United States Penitentiary Inmate Sentenced to 60 Years in Prison for Assault of Federal Officers Causing Bodily Injury
|U.S. Attorney’s Office October 16, 2012|
DENVER—Antoine Wallace, age 39 was sentenced last week by U.S. District Court Judge Christine M. Arguello to serve 720 months (60 years) in federal prison, followed by three years on supervised release, for assaulting federal officers causing bodily injury while incarcerated at the United States Penitentiary in Florence, Colorado, United States Attorney John Walsh and FBI Special Agent in Charge James Yacone announced. Wallace appeared at the hearing in custody and was remanded at its conclusion.
Wallace was indicted by a federal grand jury in Denver on February 14, 2011, charged with three counts of assaulting federal officers causing bodily injury. He represented himself during a jury trial that started on June 11, 2012. The jury convicted Wallace on all three counts of the indictment following the second day of trial. Wallace was sentenced by Judge Arguello on October 12, 2012.
At the time of the assaults, the defendant was serving a 218-month sentence at the United States Penitentiary (USP) in Florence for bank robbery out of the District of Maryland. That sentence was handed down in 2008. According to the sentencing statement filed by the government, on December 21, 2010, Wallace, an inmate at USP Florence, went to a scheduled meeting with two correctional counselors. During that meeting Wallace was advised that he was being relieved of his unit orderly job. Wallace became angry and disruptive, forcing the counselors to terminate the meeting. He then stormed around the common area of the housing unit before returning to the office where the original meeting occurred. Wallace then smashed the first counselor in the face, knocking him to the floor; the counselor lost consciousness. As the second counselor attempted to get in a defensive position, Wallace punched him in the face as well, knocking him on top of the first counselor.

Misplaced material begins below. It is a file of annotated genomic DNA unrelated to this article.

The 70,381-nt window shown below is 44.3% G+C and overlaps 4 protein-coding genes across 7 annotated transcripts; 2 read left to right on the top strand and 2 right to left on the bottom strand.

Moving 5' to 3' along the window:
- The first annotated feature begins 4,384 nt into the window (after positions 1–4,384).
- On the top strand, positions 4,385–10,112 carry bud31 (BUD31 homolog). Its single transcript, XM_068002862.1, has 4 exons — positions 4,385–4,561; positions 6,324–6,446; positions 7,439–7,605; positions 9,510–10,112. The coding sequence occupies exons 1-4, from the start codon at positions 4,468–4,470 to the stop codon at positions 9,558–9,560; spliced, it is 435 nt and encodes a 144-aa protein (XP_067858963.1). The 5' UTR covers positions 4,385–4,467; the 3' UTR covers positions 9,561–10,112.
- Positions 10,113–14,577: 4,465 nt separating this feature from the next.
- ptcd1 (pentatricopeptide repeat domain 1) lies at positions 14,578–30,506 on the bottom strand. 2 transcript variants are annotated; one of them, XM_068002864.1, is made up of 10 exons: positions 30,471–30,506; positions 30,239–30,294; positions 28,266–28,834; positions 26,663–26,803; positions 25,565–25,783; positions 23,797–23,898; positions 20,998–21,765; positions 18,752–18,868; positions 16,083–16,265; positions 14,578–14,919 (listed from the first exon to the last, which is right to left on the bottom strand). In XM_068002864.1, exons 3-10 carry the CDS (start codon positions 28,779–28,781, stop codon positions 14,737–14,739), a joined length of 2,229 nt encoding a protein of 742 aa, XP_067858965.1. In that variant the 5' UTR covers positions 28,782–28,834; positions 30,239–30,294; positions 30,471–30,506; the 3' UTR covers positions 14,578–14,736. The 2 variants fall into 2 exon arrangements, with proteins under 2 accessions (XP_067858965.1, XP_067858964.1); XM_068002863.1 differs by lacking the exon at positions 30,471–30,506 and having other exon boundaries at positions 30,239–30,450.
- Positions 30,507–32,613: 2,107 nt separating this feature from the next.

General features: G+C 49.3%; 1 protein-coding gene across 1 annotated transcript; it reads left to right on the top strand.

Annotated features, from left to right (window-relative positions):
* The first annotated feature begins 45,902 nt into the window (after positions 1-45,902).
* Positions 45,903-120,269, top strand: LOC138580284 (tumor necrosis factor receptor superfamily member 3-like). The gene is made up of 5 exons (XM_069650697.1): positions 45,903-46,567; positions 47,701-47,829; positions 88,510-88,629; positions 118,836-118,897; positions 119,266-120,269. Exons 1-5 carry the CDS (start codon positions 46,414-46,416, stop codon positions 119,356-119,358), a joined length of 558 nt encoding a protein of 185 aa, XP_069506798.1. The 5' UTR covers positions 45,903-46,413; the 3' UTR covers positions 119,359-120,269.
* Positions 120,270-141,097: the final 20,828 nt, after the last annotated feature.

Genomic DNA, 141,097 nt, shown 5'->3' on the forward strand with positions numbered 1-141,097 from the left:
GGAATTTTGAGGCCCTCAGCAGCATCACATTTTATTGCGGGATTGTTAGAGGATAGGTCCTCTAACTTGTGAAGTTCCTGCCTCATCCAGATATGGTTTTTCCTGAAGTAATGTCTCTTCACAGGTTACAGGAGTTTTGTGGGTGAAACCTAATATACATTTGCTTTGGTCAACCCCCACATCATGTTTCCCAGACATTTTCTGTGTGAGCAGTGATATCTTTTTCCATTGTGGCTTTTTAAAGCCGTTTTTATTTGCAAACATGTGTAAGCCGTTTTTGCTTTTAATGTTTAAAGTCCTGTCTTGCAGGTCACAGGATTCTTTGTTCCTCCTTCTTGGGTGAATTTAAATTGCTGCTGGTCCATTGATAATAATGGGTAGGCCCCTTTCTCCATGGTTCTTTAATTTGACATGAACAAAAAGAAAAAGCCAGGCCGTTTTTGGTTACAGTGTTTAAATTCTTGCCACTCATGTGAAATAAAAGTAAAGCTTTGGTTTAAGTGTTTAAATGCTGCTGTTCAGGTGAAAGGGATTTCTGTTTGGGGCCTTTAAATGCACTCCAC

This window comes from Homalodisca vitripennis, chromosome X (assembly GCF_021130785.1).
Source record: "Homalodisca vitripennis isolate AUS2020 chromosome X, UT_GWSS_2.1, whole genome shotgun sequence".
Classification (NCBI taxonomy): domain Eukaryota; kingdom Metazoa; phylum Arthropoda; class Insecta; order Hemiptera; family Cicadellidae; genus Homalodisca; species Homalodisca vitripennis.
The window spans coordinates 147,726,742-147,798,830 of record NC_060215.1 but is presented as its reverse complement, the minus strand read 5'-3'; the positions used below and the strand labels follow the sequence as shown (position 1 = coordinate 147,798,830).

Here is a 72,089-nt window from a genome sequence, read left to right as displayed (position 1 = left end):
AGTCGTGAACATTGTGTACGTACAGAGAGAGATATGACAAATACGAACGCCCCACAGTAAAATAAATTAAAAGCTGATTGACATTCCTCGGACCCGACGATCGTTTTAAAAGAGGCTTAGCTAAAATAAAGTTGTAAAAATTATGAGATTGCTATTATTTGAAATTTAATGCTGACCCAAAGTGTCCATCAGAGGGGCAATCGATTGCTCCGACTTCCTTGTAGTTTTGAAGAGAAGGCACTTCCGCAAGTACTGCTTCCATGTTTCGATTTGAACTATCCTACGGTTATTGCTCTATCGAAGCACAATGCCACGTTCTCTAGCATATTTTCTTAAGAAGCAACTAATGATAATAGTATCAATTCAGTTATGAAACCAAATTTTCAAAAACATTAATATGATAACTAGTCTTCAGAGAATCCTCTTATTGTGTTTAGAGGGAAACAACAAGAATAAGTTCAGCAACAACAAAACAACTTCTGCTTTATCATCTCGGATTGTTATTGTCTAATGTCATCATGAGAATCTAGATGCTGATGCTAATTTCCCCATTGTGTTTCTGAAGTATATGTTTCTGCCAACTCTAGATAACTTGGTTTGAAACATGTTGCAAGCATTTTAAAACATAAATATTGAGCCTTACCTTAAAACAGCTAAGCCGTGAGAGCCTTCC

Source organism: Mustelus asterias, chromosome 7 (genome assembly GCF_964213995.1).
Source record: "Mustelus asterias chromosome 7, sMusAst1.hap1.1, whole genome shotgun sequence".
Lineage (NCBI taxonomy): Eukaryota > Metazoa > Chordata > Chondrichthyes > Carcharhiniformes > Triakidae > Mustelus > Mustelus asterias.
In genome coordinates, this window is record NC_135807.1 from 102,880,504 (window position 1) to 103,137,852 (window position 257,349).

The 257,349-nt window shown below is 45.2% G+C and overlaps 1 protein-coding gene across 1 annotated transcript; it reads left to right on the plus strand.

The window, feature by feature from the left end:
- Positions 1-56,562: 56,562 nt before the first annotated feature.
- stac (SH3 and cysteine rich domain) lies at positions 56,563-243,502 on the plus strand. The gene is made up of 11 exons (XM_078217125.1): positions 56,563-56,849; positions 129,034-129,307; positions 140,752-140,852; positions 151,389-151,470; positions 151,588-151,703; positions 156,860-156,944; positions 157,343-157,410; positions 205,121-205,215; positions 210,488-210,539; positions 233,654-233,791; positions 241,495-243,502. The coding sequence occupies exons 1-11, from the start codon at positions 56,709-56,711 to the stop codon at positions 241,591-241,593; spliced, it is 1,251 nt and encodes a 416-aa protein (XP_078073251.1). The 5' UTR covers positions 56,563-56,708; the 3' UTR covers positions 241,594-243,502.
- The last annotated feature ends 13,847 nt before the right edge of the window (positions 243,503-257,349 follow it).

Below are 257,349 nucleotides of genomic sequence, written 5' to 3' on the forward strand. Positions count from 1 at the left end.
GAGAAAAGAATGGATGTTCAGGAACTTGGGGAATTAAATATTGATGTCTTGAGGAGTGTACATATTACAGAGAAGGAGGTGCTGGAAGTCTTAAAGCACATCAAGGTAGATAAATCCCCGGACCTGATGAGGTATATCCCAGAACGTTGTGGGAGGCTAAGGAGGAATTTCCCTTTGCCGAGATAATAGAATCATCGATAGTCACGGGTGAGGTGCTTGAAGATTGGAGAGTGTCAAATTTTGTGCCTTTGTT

Once both counselors were on the floor, Wallace left the office, closing the door behind him. The second counselor called for help and then was the first to emerge from the office. Wallace saw the second counselor and started a second attack, slamming both his left and right fists into the second counselor’s face, pushing him down, and causing his head to strike the concrete floor. The second counselor was then motionless and unconscious with a large pool of blood forming around his head.
Other prison staff responded to the emergency call. The first counselor was sent to the hospital and was treated for the blow to the head. The second counselor was unrecognizable to the emergency responders. One responder who knew the victim had to look at his name tag to determine his identity because he was so badly battered and bloody that she could not recognize him. The second counselor was transported to the hospital by Flight for Life and remained in critical condition for days. He is now deemed permanently medically disabled, so he can never return to his work.
“The rule of law applies inside prison just as it does outside prison: we will investigate and prosecute assaults and attacks by prison inmates on correctional officers and other inmates to the full extent of the law,” said U.S. Attorney John Walsh. “The defendant in this case severely injured a Bureau of Prisons counselor and caused him permanent injuries. For that crime, Wallace will spend the next 60 years of his life in prison.”
“It is our responsibility to ensure that any inmate who assaults a federal officer is investigated and, working with the United States Attorney’s Office, is prosecuted to the fullest extent of Federal law,” said FBI Denver Special Agent in Charge James Yacone.
This case was investigated by the Bureau of Prisons and the Federal Bureau of Investigation.
Wallace was prosecuted by Assistant U.S. Attorneys Judith Smith and Hayley Reynolds.